The shadow’s the thing. If I no longer see shadows as “dark marks,” as do the newly sighted, then I see them as making some sort of sense of the light. They give the light distance; they put it in its place. They inform my eyes of my location here, here O Israel, here in the world’s flawed sculpture, here in the flickering shade of the nothingness between me and the light. ~Annie Dillard from Pilgrim at Tinker Creek
Be comforted; the world is very old, And generations pass, as they have passed, A troop of shadows moving with the sun; Thousands of times has the old tale been told; The world belongs to those who come the last, They will find hope and strength as we have done. ~Henry Wadsworth Longfellow “A Shadow”
A shadow is hard to seize by the throat and dash to the ground. ~Victor Hugo from Les Miserables
We are dealing and dueling with shadows, our flawed imperfect darkness rather than one another. We write things on a screen that we would never say to another’s face. We assume motives, predict behavior, ponder reactions but all is smoke and mirrors.
Such is the cost of feeling fear and distrust.
As the sun moves and time passes, the shadows shift and play with the Light from a different angle, so shall we shift and pray.
Rather than holding the Light at a distance while trying to wrestle shadows to the ground, we’ll embrace it and make sense of it, yearning for the illuminating hugs we’ve been denied for so long.
I cannot endure to waste anything so precious as autumnal sunshine by staying in the house. There is no season when such pleasant and sunny spots may be lighted on, and produce so pleasant an effect on the feelings, as now in October. The sunshine is peculiarly genial; and in sheltered places, as on the side of a bank, or of a barn or house, one becomes acquainted and friendly with the sunshine. It seems to be of a kindly and homely nature. And the green grass strewn with a few withered leaves looks the more green and beautiful for them. ~Nathaniel Hawthornefrom The American Notebooks
After the keen still days of September, the October sun filled the world with mellow warmth… The maple tree in front of the doorstep burned like a gigantic red torch. The oaks along the roadway glowed yellow and bronze. The fields stretched like a carpet of jewels, emerald and topaz and garnet. Everywhere she walked the color shouted and sang around her… In October any wonderful unexpected thing might be possible. ~Elizabeth George Speare from The Witch of Blackbird Pond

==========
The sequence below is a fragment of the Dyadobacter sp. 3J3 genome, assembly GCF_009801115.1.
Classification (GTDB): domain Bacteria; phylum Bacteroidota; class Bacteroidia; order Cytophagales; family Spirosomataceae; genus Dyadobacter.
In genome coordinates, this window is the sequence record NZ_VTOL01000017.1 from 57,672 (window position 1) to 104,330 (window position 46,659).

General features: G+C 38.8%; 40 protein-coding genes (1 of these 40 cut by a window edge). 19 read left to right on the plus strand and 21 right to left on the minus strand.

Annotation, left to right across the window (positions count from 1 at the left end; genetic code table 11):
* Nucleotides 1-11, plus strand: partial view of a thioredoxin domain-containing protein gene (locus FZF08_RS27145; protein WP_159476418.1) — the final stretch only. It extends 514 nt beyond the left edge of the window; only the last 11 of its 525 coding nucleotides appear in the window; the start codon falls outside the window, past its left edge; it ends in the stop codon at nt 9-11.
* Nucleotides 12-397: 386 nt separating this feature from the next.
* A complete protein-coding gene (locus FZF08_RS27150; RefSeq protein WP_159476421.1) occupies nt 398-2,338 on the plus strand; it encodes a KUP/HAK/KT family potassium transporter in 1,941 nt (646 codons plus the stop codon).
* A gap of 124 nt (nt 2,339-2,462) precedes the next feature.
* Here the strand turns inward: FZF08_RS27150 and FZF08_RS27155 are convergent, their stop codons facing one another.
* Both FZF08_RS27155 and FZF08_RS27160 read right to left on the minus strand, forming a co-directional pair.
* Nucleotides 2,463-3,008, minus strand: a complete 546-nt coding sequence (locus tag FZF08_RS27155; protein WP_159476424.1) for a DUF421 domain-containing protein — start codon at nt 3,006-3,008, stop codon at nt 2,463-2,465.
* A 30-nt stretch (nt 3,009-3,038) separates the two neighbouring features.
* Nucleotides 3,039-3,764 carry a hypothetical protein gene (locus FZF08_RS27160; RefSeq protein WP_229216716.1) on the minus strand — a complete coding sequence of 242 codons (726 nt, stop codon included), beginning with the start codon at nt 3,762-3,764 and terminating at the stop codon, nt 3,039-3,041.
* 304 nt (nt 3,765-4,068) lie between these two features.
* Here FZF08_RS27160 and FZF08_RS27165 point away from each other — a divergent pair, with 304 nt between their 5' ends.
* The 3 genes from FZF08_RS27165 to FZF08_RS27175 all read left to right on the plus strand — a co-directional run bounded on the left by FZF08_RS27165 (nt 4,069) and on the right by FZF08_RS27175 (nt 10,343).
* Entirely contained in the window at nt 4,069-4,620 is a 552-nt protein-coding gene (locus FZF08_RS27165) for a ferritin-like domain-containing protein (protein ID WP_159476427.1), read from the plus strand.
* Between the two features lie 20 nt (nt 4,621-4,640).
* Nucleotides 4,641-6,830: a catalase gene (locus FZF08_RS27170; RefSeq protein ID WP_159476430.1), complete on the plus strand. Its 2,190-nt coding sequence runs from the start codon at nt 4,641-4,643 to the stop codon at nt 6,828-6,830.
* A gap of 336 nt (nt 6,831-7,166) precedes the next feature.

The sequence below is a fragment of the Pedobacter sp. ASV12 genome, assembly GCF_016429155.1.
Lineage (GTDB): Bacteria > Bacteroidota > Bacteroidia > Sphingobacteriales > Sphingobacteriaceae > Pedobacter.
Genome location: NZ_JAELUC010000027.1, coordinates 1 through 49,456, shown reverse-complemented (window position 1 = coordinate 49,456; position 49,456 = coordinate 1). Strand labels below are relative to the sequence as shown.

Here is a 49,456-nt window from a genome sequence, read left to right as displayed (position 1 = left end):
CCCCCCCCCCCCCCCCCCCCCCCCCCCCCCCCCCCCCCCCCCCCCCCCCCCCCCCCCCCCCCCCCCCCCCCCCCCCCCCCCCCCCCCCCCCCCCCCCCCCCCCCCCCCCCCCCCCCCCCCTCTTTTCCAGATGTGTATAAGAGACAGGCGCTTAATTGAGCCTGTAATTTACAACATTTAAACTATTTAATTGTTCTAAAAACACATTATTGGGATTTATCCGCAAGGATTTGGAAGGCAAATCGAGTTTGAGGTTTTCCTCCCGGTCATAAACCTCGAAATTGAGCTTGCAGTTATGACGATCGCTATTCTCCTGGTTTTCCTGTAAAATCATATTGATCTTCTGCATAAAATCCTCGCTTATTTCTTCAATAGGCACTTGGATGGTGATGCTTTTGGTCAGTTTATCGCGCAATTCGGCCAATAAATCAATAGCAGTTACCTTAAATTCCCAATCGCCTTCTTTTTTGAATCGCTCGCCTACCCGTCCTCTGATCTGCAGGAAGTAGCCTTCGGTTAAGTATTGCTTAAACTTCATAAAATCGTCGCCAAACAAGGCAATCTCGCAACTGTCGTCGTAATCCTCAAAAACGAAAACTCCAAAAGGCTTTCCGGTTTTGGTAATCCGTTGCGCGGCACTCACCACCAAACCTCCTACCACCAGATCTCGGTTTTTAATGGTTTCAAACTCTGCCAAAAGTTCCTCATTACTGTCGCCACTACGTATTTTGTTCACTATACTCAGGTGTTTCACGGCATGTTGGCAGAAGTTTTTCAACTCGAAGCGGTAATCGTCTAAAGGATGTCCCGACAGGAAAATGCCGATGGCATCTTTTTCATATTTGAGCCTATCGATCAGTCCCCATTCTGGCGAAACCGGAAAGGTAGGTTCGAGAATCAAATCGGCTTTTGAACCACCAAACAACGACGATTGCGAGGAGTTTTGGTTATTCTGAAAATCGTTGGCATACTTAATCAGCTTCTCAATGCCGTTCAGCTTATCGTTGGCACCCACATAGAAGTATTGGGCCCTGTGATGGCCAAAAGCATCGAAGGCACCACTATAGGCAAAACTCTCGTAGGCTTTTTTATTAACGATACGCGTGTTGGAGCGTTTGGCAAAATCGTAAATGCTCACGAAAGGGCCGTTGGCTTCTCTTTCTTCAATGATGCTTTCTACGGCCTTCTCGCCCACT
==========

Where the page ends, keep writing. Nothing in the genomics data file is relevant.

If I were a month, I would choose to be October: bathed by a genial and friendly sun, within a kindly and homely nature, slowly withering, yet still crisp, with mild temperature and modest temperament despite a rain and wind storm or two, only once in a while foggy.
Most of all, I would cherish my flashes of burnt umber as I reluctantly relinquish the light.
Cloud-puffball, torn tufts, tossed pillows | flaunt forth, then chevy on an air- Built thoroughfare: heaven-roysterers, in gay-gangs | they throng; they glitter in marches. Down roughcast, down dazzling whitewash, | wherever an elm arches, Shivelights and shadowtackle ín long | lashes lace, lance, and pair. Delightfully the bright wind boisterous | ropes, wrestles, beats earth bare Of yestertempest’s creases; | in pool and rut peel parches Squandering ooze to squeezed | dough, crust, dust; stanches, starches Squadroned masks and manmarks | treadmire toil there Footfretted in it. Million-fuelèd, | nature’s bonfire burns on. But quench her bonniest, dearest | to her, her clearest-selvèd spark Man, how fast his firedint, | his mark on mind, is gone! Both are in an unfathomable, all is in an enormous dark Drowned. O pity and indig | nation! Manshape, that shone Sheer off, disseveral, a star, | death blots black out; nor mark Is any of him at all so stark But vastness blurs and time | beats level. Enough! the Resurrection, A heart’s-clarion! Away grief’s gasping, | joyless days, dejection. Across my foundering deck shone A beacon, an eternal beam. | Flesh fade, and mortal trash Fall to the residuary worm; | world’s wildfire, leave but ash: In a flash, at a trumpet crash, I am all at once what Christ is, | since he was what I am, and This Jack, joke, poor potsherd, | patch, matchwood, immortal diamond, Is immortal diamond. ~Gerard Manley Hopkins “That Nature is a Heraclitean Fire and of the Comfort of the Resurrection”
Behold, I show you a mystery; We shall not all sleep, but we shall all be changed, In a moment, in a twinkling of an eye; at the last trump: for the trumpet shall sound, and the dead shall be raised incorruptible, and we shall be changed, For this corruptible must put on immortality 1Corinthians 15:51-53
In a matter of minutes this morning, mere clouds changed above the rising sun; its fire started low, sparked into dazzling flames, then became a beacon, lit from within and without and all around thus transformed.
So we are spared from our destiny with ashes by such Light.
So Christ, becoming man and rising — as He did, and risen as He is, changes us forever, in a moment, in a twinkling of an eye.